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Aerial view of
Upheaval Dome, Utah. Credit: Michael Steinbacher.




Upheaval Dome
Feb 22, 2010

Salt dome, meteor impact, or neither?

In several previous Pictures of the Day, the catastrophic nature of geological formations around the world were compared to the conventional analysis based on gradual processes of erosion, uplift, and faulting. In nearly every case, the slow formation hypothesis was found wanting.

In particular, structures in the American Southwest exhibit signs that they could have been created in an amazingly short time. The stone escarpments have vertical sidewalls, flat tops, and valleys wide and deep between them. Where there are peaks they are often sharp, with many spiky protuberances sticking up from their summits. These spikes are sometimes exotically shaped, looking like stacks of fused boulders or a thicket of pillars.

There are often multiple, alternating layers of rock that have been sculpted in regular, repetitive patterns covering thousands of square kilometers. Erosion through wind and water is a chaotic process because the movement of air and water molecules aren't predictable. It is certainly the case that erosion has and is taking place everywhere in the world. However, erosion causes blurring and softening of the landscape, by no means does it cut like a knife, or excavate like a posthole digger.

Upheaval Dome is one such geographical formation that is difficult to account for with standard theories. It is more than two kilometers wide from rim to rim and is nearly half a kilometer deep. It was once thought to be a collapsed salt dome because there are many salt domes in the Canyonlands National Park region.

According to the theory, a vast inland sea once covered the central portion of the United States approximately 300 million years ago. As time passed, the sea evaporated, leaving the dissolved salts behind in a thick crust.

Over millions of years sediments were deposited that subsequently compressed into thick layers of rock—sandstone layers in the case of Upheaval Dome. The weight of the overburden gradually pushed the salt deeper into the earth. Since salt is not as dense as sandstone, the pressure caused it to become buoyant, whereupon it rose through weaker layers until it pushed, or "heaved" the overlying strata into a dome. As the sandstone eroded, it uncovered the salt and exposed it to the same corroding effects that, over more millions of years bored into the easily dissolved mineral, causing it to collapse from within.

However, there is no definitive evidence that an accumulation of salt exists beneath Upheaval Dome.

Recently, another theory has suggested that the Dome was formed in a so-called "rebound" event when a meteor crashed to Earth 60 million years ago. The original impactor is long gone because of weathering, but the appearance of shattercones discovered by the late Gene Shoemaker (for whom the comet Shoemaker-Levy 9 was named) in the sandstone layers around the central mound has convinced most geologists that it is an astrobleme, or "star wound."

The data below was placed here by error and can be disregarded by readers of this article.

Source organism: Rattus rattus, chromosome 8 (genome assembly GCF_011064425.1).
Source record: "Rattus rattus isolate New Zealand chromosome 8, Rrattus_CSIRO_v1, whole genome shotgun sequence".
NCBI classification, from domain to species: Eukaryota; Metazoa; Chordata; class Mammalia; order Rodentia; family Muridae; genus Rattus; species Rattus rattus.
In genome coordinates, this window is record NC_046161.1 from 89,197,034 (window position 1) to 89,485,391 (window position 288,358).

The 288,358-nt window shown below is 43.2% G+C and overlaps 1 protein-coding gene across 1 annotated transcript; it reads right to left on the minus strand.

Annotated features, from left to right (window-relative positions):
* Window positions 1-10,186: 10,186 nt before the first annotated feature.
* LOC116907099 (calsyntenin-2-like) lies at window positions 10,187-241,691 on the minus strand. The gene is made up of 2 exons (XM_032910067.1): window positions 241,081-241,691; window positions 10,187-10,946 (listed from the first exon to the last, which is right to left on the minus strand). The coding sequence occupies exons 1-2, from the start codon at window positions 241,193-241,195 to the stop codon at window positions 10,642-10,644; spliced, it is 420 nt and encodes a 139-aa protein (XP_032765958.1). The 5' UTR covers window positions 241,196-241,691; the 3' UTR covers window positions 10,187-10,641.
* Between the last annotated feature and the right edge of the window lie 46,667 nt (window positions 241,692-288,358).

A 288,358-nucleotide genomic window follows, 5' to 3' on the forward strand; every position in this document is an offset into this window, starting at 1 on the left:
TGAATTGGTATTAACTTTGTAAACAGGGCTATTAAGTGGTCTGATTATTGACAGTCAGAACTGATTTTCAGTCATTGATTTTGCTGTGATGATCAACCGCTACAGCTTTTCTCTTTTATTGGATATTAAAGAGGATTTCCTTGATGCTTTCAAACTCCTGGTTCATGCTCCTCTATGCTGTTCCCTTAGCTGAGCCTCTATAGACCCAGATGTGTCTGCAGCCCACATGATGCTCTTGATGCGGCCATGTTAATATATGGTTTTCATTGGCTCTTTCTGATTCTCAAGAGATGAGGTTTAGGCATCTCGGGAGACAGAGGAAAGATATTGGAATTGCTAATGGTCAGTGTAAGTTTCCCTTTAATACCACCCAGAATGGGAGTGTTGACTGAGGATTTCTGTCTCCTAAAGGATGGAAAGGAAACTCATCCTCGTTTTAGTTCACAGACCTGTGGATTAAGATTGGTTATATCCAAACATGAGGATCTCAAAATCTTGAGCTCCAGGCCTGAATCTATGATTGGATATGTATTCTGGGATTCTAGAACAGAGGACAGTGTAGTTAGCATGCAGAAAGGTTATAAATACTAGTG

Shattercones form when impact forces are transmitted through the rocks, creating conical shapes of varying size that have v-shaped grooves cut into them. It is theorized that explosive shock waves punch out shattercones in much the same way that a pellet gun will leave a conical hole in your bay window.

Shattercones of enormous size are found in and around a similar circular formation called Vredefort Dome, 100 kilometers southwest of Johannesburg, South Africa. In fact, Vredefort and Upheaval Domes share many similar characteristics. They are both multi-ringed craters with uplifted central peaks. They both display evidence for immense flows of melted rock that contain chunks of unmelted rock within. Both contain "shocked quartz" grains: quartz crystals that are internally fractured, again supposedly due to shock wave transmission.

Electric Universe theorists have suggested in the past that electric arcs cut crater walls and transport large volumes of material through electrodynamic forces. Electric currents flowing through the rock strata cause the rock to pulverize, much like a pyroclastic flow from a volcano. Once the current stops, the material consolidates into rock-hard mounds with high, steep faces.

Electric arcs cause subsurface blasts, as demonstrated by tachylites found in the rims of both domes. The concentric rings are reminiscent of similar multi-ringed formations discovered in other regions around our planet, as well as on other planets and moons. Perhaps a big rock from space is no more conclusive a theory than a collapsed salt dome.

Stephen Smith


Editor's note: All images courtesy Michael Steinbacher. Visit Michael's web page for more geological images, as well as to see his complete portfolio. Contact Michael Steinbacher to arrange personal tours of the desert Southwest.



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